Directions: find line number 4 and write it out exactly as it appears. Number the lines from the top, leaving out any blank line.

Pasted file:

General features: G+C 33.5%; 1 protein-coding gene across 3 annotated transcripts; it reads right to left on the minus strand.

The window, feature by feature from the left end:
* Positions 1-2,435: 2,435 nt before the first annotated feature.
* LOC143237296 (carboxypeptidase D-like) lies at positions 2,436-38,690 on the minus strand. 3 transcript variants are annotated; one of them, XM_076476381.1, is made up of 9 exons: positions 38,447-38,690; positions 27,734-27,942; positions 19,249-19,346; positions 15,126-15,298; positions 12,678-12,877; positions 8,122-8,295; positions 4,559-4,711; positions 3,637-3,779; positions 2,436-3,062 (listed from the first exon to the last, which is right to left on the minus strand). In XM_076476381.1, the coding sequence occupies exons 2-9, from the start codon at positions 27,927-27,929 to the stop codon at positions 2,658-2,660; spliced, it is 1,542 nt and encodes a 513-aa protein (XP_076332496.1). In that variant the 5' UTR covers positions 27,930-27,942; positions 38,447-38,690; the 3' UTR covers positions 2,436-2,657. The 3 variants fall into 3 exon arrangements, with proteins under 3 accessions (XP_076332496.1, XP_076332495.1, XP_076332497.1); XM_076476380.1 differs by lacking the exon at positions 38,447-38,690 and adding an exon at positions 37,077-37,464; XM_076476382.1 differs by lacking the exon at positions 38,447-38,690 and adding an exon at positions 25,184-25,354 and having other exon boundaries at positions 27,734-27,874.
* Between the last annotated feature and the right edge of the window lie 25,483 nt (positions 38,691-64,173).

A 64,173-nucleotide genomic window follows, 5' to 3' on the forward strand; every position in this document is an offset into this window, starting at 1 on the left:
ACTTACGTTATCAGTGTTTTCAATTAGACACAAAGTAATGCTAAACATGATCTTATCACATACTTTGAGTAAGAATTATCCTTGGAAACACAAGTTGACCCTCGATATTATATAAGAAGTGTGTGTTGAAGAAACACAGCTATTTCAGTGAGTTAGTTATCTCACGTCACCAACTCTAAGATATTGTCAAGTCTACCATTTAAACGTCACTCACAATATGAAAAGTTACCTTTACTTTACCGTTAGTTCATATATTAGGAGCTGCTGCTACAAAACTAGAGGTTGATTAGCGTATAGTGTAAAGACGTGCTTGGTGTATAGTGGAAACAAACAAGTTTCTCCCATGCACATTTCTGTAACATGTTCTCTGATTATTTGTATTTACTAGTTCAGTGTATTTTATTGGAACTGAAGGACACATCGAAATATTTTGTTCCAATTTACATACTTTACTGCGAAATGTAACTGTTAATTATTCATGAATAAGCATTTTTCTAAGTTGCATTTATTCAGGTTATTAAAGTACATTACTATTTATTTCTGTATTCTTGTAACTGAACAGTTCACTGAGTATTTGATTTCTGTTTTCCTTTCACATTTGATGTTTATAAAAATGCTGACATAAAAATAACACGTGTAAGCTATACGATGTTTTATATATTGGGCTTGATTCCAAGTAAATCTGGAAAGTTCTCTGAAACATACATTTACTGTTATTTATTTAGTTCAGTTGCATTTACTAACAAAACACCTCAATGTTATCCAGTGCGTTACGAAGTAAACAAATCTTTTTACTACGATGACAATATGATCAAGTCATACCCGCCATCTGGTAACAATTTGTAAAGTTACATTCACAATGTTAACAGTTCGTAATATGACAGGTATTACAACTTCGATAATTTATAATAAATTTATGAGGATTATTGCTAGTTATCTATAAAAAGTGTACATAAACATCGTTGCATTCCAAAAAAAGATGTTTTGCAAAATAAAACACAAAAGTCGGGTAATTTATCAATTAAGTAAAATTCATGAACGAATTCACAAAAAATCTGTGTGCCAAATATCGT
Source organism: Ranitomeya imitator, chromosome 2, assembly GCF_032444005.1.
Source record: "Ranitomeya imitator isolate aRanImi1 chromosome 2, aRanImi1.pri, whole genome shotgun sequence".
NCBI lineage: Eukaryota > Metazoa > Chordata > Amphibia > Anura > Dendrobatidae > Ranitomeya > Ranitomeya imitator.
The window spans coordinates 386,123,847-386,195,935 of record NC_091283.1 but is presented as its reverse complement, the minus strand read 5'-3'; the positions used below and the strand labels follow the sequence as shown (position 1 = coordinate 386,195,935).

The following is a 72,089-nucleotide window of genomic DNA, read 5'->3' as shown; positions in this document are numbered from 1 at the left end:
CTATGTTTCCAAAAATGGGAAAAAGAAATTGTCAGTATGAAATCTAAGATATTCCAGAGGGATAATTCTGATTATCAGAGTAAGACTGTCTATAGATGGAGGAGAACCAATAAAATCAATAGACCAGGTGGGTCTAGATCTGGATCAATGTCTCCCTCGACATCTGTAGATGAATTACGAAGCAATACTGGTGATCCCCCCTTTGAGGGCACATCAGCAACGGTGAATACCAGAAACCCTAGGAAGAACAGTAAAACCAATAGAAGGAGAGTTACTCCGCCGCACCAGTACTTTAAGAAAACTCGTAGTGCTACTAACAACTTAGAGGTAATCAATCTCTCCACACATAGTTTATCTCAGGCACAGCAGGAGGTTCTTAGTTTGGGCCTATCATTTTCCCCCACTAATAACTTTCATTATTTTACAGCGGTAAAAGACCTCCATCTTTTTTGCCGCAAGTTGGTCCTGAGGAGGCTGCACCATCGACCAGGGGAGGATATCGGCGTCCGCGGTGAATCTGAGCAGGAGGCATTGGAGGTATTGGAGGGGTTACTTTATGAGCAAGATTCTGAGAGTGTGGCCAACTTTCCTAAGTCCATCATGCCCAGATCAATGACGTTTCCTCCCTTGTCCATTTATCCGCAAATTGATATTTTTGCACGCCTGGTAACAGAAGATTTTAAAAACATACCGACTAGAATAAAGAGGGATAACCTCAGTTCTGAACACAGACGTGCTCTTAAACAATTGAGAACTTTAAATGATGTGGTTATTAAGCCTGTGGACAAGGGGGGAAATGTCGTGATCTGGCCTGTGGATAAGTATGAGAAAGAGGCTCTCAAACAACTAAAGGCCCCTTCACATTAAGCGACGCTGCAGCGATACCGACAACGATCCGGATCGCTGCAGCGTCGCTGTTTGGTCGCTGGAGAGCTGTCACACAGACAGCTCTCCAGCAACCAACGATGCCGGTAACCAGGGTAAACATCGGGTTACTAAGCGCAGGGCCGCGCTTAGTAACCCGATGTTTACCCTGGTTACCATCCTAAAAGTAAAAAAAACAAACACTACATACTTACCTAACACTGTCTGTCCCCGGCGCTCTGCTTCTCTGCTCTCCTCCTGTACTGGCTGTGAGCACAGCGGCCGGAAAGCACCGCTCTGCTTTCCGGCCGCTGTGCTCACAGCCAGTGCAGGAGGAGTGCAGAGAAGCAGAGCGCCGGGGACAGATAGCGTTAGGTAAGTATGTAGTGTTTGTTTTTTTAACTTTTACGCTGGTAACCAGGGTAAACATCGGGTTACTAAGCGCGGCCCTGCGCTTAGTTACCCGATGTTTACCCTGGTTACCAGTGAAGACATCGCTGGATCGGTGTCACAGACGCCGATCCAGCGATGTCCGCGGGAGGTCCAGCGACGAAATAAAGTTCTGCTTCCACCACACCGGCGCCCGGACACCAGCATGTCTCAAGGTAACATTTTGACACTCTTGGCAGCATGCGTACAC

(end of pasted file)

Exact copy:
* LOC143237296 (carboxypeptidase D-like) lies at positions 2,436-38,690 on the minus strand. 3 transcript variants are annotated; one of them, XM_076476381.1, is made up of 9 exons: positions 38,447-38,690; positions 27,734-27,942; positions 19,249-19,346; positions 15,126-15,298; positions 12,678-12,877; positions 8,122-8,295; positions 4,559-4,711; positions 3,637-3,779; positions 2,436-3,062 (listed from the first exon to the last, which is right to left on the minus strand). In XM_076476381.1, the coding sequence occupies exons 2-9, from the start codon at positions 27,927-27,929 to the stop codon at positions 2,658-2,660; spliced, it is 1,542 nt and encodes a 513-aa protein (XP_076332496.1). In that variant the 5' UTR covers positions 27,930-27,942; positions 38,447-38,690; the 3' UTR covers positions 2,436-2,657. The 3 variants fall into 3 exon arrangements, with proteins under 3 accessions (XP_076332496.1, XP_076332495.1, XP_076332497.1); XM_076476380.1 differs by lacking the exon at positions 38,447-38,690 and adding an exon at positions 37,077-37,464; XM_076476382.1 differs by lacking the exon at positions 38,447-38,690 and adding an exon at positions 25,184-25,354 and having other exon boundaries at positions 27,734-27,874.